Police chief plans to stay in Senate race
Greiner says he will appeal ruling by special counsel
Ogden Police Chief and Utah Senate candidate Jon Greiner plans to remain police chief and candidate.
Greiner, who is running as a Republican in Senate District 18, announced Tuesday that he is appealing the opinion of the U.S. Special Counsel earlier this month, which said that he is in violation of the federal Hatch Act and either needs to withdraw from the race or resign as chief.
The Hatch Act prohibits federal, state and local government employees who handle federal funds from seeking partisan elected office.
Through a letter from his attorney, Greiner contends that the Hatch Act does not apply to him because the federal funds which came through grants to the police department were never administered by him. Additionally, the approximately $90,000 in federal funds is less than one percent of the overall police budget, another benchmark for application of the act.
"I looked into this before I filed, and I didn't think we fit their definition," he said. "We've gone back and looked at this and we still don't know how they got from point A to point B."
A violation of the Hatch Act would not lead to the removal of Greiner's name from the ballot. Instead, his case would be referred to the federal Merit Systems Protection Board, who would determine if the violation warranted dismissal.
If the board found dismissal appropriate, then the city would either have to fire Greiner or it could be required to forfeit federal grants equal to two years salary for the employee. Greiner currently makes just over $104,000 annually.
The complaint about Greiner's possible violation of the federal law was filed by the Utah Democratic Party.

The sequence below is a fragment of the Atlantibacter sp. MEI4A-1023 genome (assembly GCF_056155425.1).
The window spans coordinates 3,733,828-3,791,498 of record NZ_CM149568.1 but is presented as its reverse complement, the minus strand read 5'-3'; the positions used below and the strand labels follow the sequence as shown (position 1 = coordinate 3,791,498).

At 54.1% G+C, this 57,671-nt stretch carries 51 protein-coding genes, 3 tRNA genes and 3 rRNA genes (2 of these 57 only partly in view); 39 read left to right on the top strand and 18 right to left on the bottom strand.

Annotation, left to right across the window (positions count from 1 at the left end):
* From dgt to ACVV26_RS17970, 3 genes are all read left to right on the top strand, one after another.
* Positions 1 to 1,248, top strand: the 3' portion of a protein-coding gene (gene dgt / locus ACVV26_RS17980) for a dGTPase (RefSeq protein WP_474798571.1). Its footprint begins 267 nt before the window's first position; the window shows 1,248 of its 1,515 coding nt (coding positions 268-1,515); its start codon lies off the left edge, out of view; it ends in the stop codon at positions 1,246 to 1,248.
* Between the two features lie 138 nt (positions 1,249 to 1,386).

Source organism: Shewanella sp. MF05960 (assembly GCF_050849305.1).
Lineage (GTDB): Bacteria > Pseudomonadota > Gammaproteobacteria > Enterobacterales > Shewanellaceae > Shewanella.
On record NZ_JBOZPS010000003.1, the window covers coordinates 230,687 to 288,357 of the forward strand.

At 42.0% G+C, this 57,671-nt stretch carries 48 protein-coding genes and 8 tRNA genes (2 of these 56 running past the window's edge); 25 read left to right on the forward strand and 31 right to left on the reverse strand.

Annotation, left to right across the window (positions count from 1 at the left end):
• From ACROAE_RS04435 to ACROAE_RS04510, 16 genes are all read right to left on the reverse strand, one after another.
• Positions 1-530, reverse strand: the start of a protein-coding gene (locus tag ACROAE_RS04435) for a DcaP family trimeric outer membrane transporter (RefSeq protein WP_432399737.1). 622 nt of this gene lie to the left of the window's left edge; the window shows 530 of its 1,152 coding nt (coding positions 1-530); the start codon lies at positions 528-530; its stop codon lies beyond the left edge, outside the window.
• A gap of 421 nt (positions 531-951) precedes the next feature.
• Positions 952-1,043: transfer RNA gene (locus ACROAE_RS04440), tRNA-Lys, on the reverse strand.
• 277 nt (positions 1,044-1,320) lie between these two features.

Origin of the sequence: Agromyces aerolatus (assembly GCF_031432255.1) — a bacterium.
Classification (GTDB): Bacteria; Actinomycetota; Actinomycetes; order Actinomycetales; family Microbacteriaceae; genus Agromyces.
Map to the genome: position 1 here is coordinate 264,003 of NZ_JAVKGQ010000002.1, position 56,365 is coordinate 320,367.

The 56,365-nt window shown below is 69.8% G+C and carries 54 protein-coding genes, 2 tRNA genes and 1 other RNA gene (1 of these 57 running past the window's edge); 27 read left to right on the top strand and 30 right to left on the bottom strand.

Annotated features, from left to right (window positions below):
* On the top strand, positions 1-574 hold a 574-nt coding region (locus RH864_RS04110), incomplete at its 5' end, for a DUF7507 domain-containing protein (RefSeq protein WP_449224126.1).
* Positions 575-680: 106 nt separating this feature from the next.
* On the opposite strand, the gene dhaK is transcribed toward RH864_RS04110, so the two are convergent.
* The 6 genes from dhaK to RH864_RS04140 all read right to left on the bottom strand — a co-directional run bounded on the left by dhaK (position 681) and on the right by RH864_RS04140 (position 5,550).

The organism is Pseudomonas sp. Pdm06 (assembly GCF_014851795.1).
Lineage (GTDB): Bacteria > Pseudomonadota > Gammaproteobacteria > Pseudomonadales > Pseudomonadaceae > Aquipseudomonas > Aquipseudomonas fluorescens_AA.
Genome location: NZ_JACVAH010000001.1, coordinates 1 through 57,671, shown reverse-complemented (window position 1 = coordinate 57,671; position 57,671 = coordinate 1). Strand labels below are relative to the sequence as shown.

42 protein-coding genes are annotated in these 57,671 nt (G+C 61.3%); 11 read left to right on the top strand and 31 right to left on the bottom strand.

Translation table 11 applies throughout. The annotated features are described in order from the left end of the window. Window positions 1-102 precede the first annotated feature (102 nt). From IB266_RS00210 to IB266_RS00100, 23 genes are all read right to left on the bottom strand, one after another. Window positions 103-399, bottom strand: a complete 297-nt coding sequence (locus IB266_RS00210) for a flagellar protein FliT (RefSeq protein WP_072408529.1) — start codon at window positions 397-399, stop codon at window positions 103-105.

He called it an underhanded move which he said would fail on Election Day.
"It's Chicago politics in Ogden, Utah that's the best way to describe it," he said. "I'm staying in the race because I think the voters in this district should be able to vote for who they want."
Todd Taylor, executive director of the Utah Democratic Party, was surprised that Greiner decided to remain in the race. Despite that, he figured that voters would still vote for his Democratic opponent Stuart Reid.
"I have faith in the voters," he said. "This explains how he handles his current office. And when people abuse their power, they will probably continue to abuse it."
Utah Republican Party Executive Director Jeff Hartley saw it differently, instead saying that voters would see the attempt as a way for Democrats to win a race without running a race.
"We hope that the voters will see this as a desperate, sleazy attempt to win this race," he said.
According to financial disclosures filed Tuesday, the investigation has not hampered fund-raising efforts by Greiner or Reid.
Since Sept. 15, which was the last time disclosures were filed, Greiner has raised $17,194 and spent $27,759. For the campaign, he has raised more than $70,000, but only has about $3,000 left.Reid has raised $16,770 since Sept. 15, and spent $21,492. He has raised a total of more than $37,000 and has almost $9,000 for the final week of campaigning.
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